- Numbers from the Bureau of Labor Statistics put electrical line workers among the top ten most dangerous jobs in the United States according to the agency's most recent census in 2014, Transmission & Distribution World reports.
- Electrical line workers have a 19.2 fatality rate per 100,000 workers, making it the second lowest on the list, but utilities are working "aggressively" to lower those fatalities even more.
- The number of job fatalities has declined since 1994, with utility companies reporting a decline in nonfatal workplace injuries and illnesses because of "aggressive programs and policies utilities are putting in place to stress workplace safety," T&D reports.
The job of a lineman is fraught with dangers, so it's no surprise it made Bureau of Labor Statistics top ten list of most dangerous jobs. But T&D reports utilities are taking steps to protect those workers.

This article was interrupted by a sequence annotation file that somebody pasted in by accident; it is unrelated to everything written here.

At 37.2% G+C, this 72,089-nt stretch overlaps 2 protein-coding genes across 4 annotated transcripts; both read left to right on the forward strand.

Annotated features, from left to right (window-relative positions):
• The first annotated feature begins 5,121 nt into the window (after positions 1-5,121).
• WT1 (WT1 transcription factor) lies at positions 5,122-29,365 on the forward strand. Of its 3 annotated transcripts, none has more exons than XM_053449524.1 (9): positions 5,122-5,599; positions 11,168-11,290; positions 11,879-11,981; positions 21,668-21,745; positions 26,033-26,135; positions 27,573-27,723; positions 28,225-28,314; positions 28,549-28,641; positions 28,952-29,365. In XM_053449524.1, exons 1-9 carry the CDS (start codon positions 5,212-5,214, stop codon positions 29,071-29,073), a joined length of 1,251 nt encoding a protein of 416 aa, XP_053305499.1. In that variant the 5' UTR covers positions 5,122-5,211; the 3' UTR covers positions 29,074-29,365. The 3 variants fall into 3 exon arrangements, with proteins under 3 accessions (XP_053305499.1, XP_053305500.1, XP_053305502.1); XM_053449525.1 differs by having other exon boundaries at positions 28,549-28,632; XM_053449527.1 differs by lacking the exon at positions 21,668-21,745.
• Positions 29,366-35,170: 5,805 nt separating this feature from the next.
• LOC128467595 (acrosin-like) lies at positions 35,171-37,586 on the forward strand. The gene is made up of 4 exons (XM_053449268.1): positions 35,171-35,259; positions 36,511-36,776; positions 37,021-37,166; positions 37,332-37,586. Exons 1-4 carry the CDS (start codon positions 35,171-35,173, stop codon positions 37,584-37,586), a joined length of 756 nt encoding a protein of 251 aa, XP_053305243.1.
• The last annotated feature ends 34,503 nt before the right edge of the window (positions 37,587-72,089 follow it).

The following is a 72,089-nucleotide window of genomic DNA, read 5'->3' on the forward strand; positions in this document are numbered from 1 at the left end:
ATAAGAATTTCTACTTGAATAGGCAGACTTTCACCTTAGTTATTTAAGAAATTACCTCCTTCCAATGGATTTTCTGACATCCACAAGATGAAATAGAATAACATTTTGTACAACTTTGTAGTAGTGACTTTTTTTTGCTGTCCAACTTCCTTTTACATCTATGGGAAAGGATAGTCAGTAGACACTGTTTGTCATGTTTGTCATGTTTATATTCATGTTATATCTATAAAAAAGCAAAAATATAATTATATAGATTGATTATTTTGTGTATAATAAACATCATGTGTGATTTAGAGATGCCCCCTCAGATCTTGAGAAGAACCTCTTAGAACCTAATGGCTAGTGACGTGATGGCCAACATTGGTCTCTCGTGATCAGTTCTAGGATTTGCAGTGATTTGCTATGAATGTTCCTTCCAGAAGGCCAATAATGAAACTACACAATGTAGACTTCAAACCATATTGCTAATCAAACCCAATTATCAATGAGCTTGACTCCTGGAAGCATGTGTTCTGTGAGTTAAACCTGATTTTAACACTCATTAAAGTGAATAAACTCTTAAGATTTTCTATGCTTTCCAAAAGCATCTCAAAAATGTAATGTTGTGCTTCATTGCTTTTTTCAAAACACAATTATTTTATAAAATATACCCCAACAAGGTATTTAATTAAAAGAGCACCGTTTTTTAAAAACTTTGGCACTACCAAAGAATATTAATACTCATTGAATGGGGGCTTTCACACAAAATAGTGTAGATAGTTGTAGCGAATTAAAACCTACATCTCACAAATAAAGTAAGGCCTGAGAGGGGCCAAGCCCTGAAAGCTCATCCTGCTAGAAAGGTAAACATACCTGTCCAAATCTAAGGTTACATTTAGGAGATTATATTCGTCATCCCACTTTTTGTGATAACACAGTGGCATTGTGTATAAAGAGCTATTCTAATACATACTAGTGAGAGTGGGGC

Walter Brown, General manager of power delivery with NextEra Energy Resources recently led a webinar and said achieving a high level of safety performance is a multiple step process while to obtain top decile safety performance rating, T&D reports.
Utilities are targeting a zero fatality rate, but about 3 million nonfatal recordable incidents reported in 2014.
Numbers for 2014 workplace accidents, set to be revised later this spring, show that electrical power line installers and repairers rank just above construction supervisors and extraction workers, who have a 17.9 fatality rate per 100,000 workers. Logging workers, fishers, and aircraft pilots and flight engineers topped the list, with loggers notching a fatality rate well above 100: